Flexi-schooling offers the best combination of school resources and home options. When their children reach Josie’s age, most guardians begin transition-planning for their students with special needs. This helps develop a curriculum for preparing for college, job training, or long-term schooling (many students can attend public school till age 22).
Sadly, when the COVID-19 pandemic struck, these flexi-schooling plans became impossible. Josie is at high risk for respiratory illness, and COVID-19 is serious. My husband is minimizing in-office work and trying to work from home as much as possible. I shifted all of my out-of-home work and in-person yoga teaching to online. For the foreseeable future, until infection rates decline significantly enough, we’re avoiding traditional social engagements.
Although Josie was homeschooled, she was never isolated. Pre-pandemic, Josie went to her care attendant’s house two days a week to bond and play learning games. She went to park days and co-op potluck parties with homeschooled family friends. She went out to eat and saw movies in theaters, ran errands to the post office, and checked out books from the library and chatted with librarians.
Pandemic isolation has not been good for her. She is developing patterns that will be difficult to break, such as not leaving the house or neighborhood. Josie is finding online engagement with others on platforms such as Zoom difficult. She would rather watch a show on the computer than work hard in a speech group.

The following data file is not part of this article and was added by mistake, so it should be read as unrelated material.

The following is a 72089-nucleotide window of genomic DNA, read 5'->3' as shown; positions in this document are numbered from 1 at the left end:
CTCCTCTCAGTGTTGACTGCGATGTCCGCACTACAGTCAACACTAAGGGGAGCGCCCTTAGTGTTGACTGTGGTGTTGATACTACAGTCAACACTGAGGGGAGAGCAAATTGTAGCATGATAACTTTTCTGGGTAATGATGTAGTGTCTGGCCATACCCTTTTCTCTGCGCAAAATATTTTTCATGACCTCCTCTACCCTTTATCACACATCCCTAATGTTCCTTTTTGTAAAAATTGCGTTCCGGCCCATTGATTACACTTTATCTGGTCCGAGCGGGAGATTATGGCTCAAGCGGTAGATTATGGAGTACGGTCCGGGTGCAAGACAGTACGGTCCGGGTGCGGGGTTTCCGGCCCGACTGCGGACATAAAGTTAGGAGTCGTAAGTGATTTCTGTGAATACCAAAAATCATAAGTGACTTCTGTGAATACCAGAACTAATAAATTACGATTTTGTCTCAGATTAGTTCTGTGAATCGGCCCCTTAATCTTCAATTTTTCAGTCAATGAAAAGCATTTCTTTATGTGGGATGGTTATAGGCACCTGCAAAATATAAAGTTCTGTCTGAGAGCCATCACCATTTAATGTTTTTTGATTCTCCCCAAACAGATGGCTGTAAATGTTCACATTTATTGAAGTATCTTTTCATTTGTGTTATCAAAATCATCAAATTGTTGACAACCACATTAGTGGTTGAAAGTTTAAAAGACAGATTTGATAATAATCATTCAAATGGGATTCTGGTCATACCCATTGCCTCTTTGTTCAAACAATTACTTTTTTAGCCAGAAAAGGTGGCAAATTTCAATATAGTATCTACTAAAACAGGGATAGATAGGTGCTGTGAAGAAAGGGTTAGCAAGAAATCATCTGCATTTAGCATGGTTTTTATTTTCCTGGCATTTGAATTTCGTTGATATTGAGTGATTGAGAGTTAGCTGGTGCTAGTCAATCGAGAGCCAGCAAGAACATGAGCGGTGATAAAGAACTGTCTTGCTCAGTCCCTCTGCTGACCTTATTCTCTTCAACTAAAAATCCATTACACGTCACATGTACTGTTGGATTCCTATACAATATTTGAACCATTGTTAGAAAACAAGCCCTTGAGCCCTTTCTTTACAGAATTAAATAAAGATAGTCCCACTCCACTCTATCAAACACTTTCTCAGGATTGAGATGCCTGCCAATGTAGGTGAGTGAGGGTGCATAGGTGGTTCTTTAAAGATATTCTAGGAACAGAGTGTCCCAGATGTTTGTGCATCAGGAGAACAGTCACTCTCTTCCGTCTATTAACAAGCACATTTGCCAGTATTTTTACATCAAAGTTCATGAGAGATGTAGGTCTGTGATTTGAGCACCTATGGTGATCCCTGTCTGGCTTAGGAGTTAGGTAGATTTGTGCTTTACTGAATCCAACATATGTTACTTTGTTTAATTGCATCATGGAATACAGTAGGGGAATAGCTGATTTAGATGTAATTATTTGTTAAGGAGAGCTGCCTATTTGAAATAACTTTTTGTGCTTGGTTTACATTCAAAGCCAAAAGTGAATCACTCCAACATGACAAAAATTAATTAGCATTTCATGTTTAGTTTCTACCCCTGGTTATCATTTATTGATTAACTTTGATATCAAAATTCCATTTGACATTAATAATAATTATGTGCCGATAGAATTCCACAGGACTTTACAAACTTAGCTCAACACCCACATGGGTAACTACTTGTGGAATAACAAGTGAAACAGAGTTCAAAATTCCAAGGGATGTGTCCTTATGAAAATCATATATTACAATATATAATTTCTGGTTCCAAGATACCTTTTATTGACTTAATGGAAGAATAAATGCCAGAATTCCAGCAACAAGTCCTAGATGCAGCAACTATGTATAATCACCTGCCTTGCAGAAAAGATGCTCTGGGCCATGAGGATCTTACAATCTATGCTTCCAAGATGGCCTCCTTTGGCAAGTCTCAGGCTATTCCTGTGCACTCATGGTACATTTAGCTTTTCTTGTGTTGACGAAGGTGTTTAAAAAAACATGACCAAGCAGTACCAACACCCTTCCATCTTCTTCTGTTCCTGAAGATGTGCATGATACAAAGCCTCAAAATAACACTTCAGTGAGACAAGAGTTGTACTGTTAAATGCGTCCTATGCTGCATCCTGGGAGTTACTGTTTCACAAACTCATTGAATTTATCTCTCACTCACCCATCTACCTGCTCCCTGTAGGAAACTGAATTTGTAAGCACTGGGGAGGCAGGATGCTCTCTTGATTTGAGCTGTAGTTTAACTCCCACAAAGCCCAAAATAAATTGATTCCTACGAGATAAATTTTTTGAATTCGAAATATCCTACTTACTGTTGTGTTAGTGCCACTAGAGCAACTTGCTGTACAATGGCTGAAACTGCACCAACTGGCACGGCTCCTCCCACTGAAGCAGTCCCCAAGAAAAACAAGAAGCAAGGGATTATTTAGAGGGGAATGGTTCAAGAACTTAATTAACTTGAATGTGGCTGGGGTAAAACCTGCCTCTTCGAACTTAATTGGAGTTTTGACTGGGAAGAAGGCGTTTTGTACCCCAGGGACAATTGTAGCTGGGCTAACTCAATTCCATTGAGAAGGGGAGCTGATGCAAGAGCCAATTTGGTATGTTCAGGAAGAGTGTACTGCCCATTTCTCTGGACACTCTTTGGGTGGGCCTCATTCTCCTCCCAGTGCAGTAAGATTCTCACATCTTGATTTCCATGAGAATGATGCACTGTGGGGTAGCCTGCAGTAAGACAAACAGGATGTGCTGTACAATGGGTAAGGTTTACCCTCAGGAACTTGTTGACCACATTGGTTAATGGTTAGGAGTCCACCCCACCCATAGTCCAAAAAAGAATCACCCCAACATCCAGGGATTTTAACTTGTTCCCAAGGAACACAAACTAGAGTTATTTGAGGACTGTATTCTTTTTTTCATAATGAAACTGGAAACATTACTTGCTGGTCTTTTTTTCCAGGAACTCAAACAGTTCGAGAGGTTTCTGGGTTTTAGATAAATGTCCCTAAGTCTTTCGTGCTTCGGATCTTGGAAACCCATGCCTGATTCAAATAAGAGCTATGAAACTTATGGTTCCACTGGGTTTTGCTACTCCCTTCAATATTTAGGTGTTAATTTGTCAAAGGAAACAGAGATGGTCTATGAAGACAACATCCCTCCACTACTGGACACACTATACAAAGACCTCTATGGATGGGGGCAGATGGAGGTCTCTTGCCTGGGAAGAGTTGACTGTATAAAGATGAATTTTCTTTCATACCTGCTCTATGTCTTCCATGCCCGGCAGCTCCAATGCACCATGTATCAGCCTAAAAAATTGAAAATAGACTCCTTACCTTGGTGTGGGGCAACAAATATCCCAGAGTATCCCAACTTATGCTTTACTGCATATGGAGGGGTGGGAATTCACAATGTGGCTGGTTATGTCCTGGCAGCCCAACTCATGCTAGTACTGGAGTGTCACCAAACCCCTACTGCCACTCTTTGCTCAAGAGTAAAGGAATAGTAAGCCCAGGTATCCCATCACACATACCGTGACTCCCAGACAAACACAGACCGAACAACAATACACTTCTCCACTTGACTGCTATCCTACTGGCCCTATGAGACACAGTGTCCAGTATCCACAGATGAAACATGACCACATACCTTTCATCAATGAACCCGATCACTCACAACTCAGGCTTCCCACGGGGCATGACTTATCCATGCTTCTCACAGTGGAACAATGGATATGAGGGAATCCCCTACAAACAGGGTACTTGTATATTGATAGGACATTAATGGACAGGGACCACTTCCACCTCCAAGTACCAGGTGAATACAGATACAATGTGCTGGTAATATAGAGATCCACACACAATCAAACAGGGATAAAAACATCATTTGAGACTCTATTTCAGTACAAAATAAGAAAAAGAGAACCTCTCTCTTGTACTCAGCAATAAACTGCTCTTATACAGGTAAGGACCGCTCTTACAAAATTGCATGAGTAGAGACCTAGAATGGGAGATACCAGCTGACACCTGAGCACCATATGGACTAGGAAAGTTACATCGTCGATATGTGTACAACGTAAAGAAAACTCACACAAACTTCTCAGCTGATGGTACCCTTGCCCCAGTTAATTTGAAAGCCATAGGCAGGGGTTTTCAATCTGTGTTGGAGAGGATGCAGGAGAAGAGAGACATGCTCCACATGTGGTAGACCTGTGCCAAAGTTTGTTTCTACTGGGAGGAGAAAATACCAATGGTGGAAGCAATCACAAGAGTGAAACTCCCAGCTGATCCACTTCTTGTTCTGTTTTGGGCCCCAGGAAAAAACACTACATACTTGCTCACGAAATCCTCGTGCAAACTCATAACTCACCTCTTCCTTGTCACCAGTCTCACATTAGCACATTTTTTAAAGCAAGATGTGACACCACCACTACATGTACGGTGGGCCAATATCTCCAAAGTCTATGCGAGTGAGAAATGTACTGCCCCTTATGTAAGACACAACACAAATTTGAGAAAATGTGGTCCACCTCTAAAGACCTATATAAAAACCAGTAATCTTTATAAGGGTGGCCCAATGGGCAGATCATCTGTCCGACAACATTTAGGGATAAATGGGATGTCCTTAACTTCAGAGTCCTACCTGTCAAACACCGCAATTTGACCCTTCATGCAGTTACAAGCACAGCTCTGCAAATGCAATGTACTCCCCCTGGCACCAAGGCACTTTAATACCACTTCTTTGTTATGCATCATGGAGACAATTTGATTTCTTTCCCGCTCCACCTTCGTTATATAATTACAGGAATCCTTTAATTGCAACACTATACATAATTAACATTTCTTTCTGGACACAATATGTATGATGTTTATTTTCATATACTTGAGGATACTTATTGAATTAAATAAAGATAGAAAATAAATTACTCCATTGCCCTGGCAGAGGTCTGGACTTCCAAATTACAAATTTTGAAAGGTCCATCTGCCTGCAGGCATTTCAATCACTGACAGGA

Her limited friendships are kept active through messenger apps, but these are less fun than riding a bike together with friends or drawing with chalk in the driveway.
I try to hold onto the positives from these massive shifts and behavioral changes. Finally, folks may understand the importance of wearing masks when they have active coughs (I have been longing for this since Josie was a baby in 2006). Many teaching programs are shifting online (which offers more choices and options for programming that Josie can watch over and over, adaptive to her need for repetition and visual learning). There is a new willingness to adapt classroom learning to remote learners — this can be so helpful for many.
As of June 2020, we do not intend to send Josie into community settings (anything indoors seems too risky), including any school or job setting.
Many people forget that Virginia is also devastated by other respiratory illnesses each fall: RSV, croup, influenza A and B, and other pneumonia-inducing viruses. Our state will likely sustain heavy losses due to respiratory illness this year. I hope that we can reassess in the future, but this is not likely to happen until summer of 2021 at the earliest.
We’re praying and working hard, hoping that we can spare Josie this by keeping her at home, minimizing as much risk as we can, grateful for each day we have her.
Sarah Blunkosky, MA, RYT, is an education consultant, independent research historian, professional advocate, and mother of three in Fredericksburg, VA.